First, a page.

A Taste of Thailand & Red Curry Paste from scratch

In our chef whites & hats - Image courtesy Four Seasons Mumbai
What better way to spend a lazy Saturday morning than cooking up a storm with a bunch of foodies at one of the best hotels in the city, right? This weekend Four Seasons Mumbai had invited me and few other food writers / bloggers for a Thai Master Class with Chef Seefah from their San Qi restaurant. We were promised an excellent lunch but we would have to work for it - no free lunches, eh?! 

We were handed three recipes and directed to 'The Kitchen' - a well-equipped studio kitchen with an elegant dining area attached. The kitchen island was large enough to accommodate 8 workstations. We were joined by the better halves of the Thai Consul General & Four Seasons' General Manager in our cooking adventure. Chef Seefah began by explaining the basics of Thai cuisine - how sweet, sour and salty tastes combine in harmony to create a balanced flavour. 

Then began the pounding! We were to make the Thai red curry & green curry pastes from scratch - something I had not attempted till date. The ingredients for the red curry paste went into the stone mortar & pestle and I began pounding them to a paste. It was slow, hard work but entirely satisfying. Also, a good workout - no wonder our grandmothers needed no gyms ;)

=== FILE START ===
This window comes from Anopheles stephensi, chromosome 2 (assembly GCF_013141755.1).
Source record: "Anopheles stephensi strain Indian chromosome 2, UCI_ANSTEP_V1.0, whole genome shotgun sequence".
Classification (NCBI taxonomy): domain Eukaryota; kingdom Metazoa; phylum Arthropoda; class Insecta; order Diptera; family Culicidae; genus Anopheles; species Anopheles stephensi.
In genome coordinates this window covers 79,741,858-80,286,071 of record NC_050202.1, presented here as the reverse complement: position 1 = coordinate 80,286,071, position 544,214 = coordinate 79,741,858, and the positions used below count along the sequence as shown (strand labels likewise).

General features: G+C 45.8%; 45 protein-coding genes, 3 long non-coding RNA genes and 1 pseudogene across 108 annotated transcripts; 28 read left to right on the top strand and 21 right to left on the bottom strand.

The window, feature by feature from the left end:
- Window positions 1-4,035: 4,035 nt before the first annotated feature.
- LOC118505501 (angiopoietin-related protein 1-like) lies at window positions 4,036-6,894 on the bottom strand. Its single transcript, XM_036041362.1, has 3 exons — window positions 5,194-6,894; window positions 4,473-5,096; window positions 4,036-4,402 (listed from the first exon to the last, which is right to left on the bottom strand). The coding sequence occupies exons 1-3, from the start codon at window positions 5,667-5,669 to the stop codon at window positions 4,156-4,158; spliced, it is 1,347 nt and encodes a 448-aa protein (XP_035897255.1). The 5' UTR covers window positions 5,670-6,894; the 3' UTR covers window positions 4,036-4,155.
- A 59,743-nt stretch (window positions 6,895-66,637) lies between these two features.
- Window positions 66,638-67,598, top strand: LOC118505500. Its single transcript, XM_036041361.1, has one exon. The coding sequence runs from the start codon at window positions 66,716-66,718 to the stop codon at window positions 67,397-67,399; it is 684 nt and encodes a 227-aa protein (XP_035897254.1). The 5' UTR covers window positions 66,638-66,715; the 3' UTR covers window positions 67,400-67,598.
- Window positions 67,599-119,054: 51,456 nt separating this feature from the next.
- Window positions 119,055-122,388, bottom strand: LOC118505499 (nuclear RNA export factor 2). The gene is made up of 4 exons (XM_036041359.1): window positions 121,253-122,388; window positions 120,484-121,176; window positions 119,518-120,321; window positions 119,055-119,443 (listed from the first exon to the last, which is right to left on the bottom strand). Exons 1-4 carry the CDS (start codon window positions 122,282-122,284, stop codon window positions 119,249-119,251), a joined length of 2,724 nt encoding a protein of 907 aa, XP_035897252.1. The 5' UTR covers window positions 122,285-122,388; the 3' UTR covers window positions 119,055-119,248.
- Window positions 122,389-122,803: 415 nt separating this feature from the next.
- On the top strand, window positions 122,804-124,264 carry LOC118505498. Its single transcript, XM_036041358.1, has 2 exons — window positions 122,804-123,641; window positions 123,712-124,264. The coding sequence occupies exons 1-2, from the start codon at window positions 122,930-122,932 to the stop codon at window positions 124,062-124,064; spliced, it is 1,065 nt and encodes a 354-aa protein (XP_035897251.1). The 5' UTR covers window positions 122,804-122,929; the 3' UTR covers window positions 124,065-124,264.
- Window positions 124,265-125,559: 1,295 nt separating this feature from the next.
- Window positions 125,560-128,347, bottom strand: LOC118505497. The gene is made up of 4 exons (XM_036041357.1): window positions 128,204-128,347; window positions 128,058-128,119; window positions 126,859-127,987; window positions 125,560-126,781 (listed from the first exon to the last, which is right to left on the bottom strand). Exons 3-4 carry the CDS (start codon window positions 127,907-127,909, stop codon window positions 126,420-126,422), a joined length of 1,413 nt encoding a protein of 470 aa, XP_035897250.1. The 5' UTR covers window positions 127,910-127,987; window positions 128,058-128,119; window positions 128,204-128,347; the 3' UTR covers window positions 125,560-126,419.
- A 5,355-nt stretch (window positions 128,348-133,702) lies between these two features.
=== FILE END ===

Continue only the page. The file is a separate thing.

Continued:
Once the paste was ready, we proceeded with the making of the curry - see the recipe below. We also made the green curry from the paste that Chef Seefah had made in advance. She then demonstrated how to make the typically Thai raw papaya salad. 

We sat down to a sumptuous lunch. Apart from the papaya salad, there was another starter - Mi Grob Chao Wang - a sweet and sour fried noodle concoction, which was nice & tangy.

This was followed by Chef Seefah's signature dish - Steamed Chilean Sea Bass with Yellow Bean Ginger Sauce - the fish was perfectly cooked and the accompanying sauce was delicious. 

The fish was served with a large helping of rice, which I mopped up with my red & green curries. 

Dessert was Bua Loy Sam Si - a margarita glass filled with a coconut milk base in which floated different coloured rice dumplings. It was interesting, to say the least! 

Thai cooking uses coconut milk extensively. If you're looking for more recipes using this ingredient, take a look at this Thai Sticky Rice recipe I had posted earlier. And closer home, this Goan style Fish Curry also uses coconut milk as a base. 

Thai Red Curry
This recipe serves two. 

You’ll need:
For the Curry Paste
For the Curry
How to:
Give the recipe a try and let me know how it goes. Bon appetit!

Disclosure: I was invited by Four Seasons to participate in this cooking class. 

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